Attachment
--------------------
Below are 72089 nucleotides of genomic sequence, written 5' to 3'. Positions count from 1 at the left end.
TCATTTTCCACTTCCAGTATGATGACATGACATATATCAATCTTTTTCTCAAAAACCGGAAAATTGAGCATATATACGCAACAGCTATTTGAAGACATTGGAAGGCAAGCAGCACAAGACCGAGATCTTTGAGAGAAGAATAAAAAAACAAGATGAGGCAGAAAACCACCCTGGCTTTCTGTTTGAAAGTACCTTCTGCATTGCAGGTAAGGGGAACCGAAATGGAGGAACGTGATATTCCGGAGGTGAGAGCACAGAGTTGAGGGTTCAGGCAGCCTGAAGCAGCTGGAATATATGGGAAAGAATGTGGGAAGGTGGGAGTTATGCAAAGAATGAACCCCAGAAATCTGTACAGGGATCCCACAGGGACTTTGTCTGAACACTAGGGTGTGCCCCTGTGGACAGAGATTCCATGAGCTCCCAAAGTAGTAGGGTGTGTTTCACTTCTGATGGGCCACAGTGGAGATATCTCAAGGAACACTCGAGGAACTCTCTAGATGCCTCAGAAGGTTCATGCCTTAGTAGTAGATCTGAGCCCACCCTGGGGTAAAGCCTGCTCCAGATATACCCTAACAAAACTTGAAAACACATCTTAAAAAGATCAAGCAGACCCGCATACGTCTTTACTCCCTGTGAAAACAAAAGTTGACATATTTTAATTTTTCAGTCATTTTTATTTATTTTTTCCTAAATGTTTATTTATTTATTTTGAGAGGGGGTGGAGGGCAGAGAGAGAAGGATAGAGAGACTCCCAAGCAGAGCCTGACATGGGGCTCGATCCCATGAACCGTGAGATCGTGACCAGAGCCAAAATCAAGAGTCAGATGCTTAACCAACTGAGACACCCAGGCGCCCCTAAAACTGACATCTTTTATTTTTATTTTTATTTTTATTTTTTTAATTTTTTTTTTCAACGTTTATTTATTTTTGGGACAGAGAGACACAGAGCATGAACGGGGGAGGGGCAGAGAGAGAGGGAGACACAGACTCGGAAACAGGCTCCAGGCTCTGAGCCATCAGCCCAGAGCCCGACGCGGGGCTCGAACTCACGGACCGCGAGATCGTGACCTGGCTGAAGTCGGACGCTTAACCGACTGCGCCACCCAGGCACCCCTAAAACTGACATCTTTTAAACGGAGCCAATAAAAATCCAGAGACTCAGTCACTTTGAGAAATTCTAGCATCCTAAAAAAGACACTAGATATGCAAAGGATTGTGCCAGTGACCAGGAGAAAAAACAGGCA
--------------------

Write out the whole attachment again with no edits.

Below are 72089 nucleotides of genomic sequence, written 5' to 3'. Positions count from 1 at the left end.
TCATTTTCCACTTCCAGTATGATGACATGACATATATCAATCTTTTTCTCAAAAACCGGAAAATTGAGCATATATACGCAACAGCTATTTGAAGACATTGGAAGGCAAGCAGCACAAGACCGAGATCTTTGAGAGAAGAATAAAAAAACAAGATGAGGCAGAAAACCACCCTGGCTTTCTGTTTGAAAGTACCTTCTGCATTGCAGGTAAGGGGAACCGAAATGGAGGAACGTGATATTCCGGAGGTGAGAGCACAGAGTTGAGGGTTCAGGCAGCCTGAAGCAGCTGGAATATATGGGAAAGAATGTGGGAAGGTGGGAGTTATGCAAAGAATGAACCCCAGAAATCTGTACAGGGATCCCACAGGGACTTTGTCTGAACACTAGGGTGTGCCCCTGTGGACAGAGATTCCATGAGCTCCCAAAGTAGTAGGGTGTGTTTCACTTCTGATGGGCCACAGTGGAGATATCTCAAGGAACACTCGAGGAACTCTCTAGATGCCTCAGAAGGTTCATGCCTTAGTAGTAGATCTGAGCCCACCCTGGGGTAAAGCCTGCTCCAGATATACCCTAACAAAACTTGAAAACACATCTTAAAAAGATCAAGCAGACCCGCATACGTCTTTACTCCCTGTGAAAACAAAAGTTGACATATTTTAATTTTTCAGTCATTTTTATTTATTTTTTCCTAAATGTTTATTTATTTATTTTGAGAGGGGGTGGAGGGCAGAGAGAGAAGGATAGAGAGACTCCCAAGCAGAGCCTGACATGGGGCTCGATCCCATGAACCGTGAGATCGTGACCAGAGCCAAAATCAAGAGTCAGATGCTTAACCAACTGAGACACCCAGGCGCCCCTAAAACTGACATCTTTTATTTTTATTTTTATTTTTATTTTTTTAATTTTTTTTTTCAACGTTTATTTATTTTTGGGACAGAGAGACACAGAGCATGAACGGGGGAGGGGCAGAGAGAGAGGGAGACACAGACTCGGAAACAGGCTCCAGGCTCTGAGCCATCAGCCCAGAGCCCGACGCGGGGCTCGAACTCACGGACCGCGAGATCGTGACCTGGCTGAAGTCGGACGCTTAACCGACTGCGCCACCCAGGCACCCCTAAAACTGACATCTTTTAAACGGAGCCAATAAAAATCCAGAGACTCAGTCACTTTGAGAAATTCTAGCATCCTAAAAAAGACACTAGATATGCAAAGGATTGTGCCAGTGACCAGGAGAAAAAACAGGCA